Ancient Greek heroes, athletes, poetry Part I: Twelve Olympian Essays – Essay 11: An Olympian man

for 2022.08.29 | By Gregory Nagy

§0. I rewrite here what was once a self-standing essay (Nagy 2019.05.10) written in honor of Marcel Detienne. I had been inspired by an article published by a young Detienne, back in 1960, concerning a man whom I now describe as an Olympian man. He was Milo of Croton, a famed athlete who modeled himself on Hēraklēs as the ultimate hero of the Olympics. The present version of my essay is no longer self-standing, since it depends on the arguments I presented in the previous essay about the athleticism of Hēraklēs as a “master of animals,” but the centerpoint of the essay remains the same Olympian man who was the centerpoint of my original essay.

Hēraklēs with club and Olympic garland and lionskin and bow. Image via Wikimedia Commons.

§1. In the picture that introduces my essay, we see an ancient representation of the hero Hēraklēs, model for the athlete Milo of Croton. This picture comes from “Side A” of an Attic red-figure calyx-krater, dated 460–450 BCE, which was found in Orvieto and is now housed in the Louvre. In what follows, I will analyze four visual markers we see in this picture of Hēraklēs, and the first three of these markers are directly relevant to an argument once made by Marcel Detienne (1960) about Hēraklēs:

1.Hēraklēs holds a club in his right hand.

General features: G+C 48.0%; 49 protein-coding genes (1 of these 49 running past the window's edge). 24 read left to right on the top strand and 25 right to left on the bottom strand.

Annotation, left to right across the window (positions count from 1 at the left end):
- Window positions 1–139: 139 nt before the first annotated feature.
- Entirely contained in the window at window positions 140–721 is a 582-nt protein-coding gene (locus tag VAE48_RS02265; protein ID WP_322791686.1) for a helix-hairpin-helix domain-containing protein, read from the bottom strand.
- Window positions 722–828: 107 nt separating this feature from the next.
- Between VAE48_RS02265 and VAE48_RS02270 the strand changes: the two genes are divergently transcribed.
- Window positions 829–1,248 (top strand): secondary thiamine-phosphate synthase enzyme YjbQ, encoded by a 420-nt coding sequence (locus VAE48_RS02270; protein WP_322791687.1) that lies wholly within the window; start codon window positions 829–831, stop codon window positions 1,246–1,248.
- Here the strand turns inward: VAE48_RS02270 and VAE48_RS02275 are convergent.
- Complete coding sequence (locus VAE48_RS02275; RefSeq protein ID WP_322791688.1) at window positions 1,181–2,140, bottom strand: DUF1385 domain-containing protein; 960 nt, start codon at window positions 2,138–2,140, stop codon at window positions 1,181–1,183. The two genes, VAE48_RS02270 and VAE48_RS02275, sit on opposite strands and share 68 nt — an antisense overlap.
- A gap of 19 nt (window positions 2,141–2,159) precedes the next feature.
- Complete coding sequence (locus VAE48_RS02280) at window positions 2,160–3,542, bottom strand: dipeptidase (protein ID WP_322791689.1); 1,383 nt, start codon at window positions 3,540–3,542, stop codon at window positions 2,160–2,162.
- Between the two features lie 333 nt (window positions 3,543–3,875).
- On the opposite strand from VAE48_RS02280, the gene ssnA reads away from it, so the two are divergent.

2. Hēraklēs wears the skin of the Nemean Lion.
3. Hēraklēs wears a garland made from wild olive leaves (as I argue—so, not from the leaves of the laurel bush, as we read in the museum catalogue); and, as we read in Pausanias (5.7.7) it is said that Hēraklēs was the culture hero who introduced the custom of awarding a garland of wild olive leaves as the prize to be won by victors at the Olympics.
4. Hēraklēs holds a bow in his left hand.

§2. I have two more pictures to show, immediately below. They are both photographs, taken from two different angles, of a non-ancient representation of the athlete Milo of Croton. It is a marble sculptural ensemble, dating from 1754 and created by Étienne Maurice Falconet. This work of art, like the ancient vase painting that I already showed above, is likewise housed in the Louvre. I show here the two photographs of the sculpture, featuring Milo in a pose that conveys the final agonizing moments of a most painful death.

Milo of Croton and the lion. Image via Wikimedia Commons.
Milo of Croton and the lion. Image via Wikimedia Commons.

§3. So, what does the representation of Milo in this modern piece of sculpture have to do with the representation of Hēraklēs in the ancient painting? Here is where the article of Detienne (1960) becomes pivotal. As he argues, and most persuasively so, Milo of Croton was a follower of Pythagoras, and, precisely because he was a follower, he modeled himself on the hero Hēraklēs. The article of Detienne (1960) highlights, as the starting point for his argumentation, a remarkable narrative about such modeling in the context of an enormous battle that took place in 510 BCE between two leading cities in Magna Graecia, namely, Sybaris and Croton. The source for this narrative is the historian Diodorus of Sicily, who as we have seen lived in the first century BCE. Here is what is narrated by Diodorus (12.9.5–12.10.1):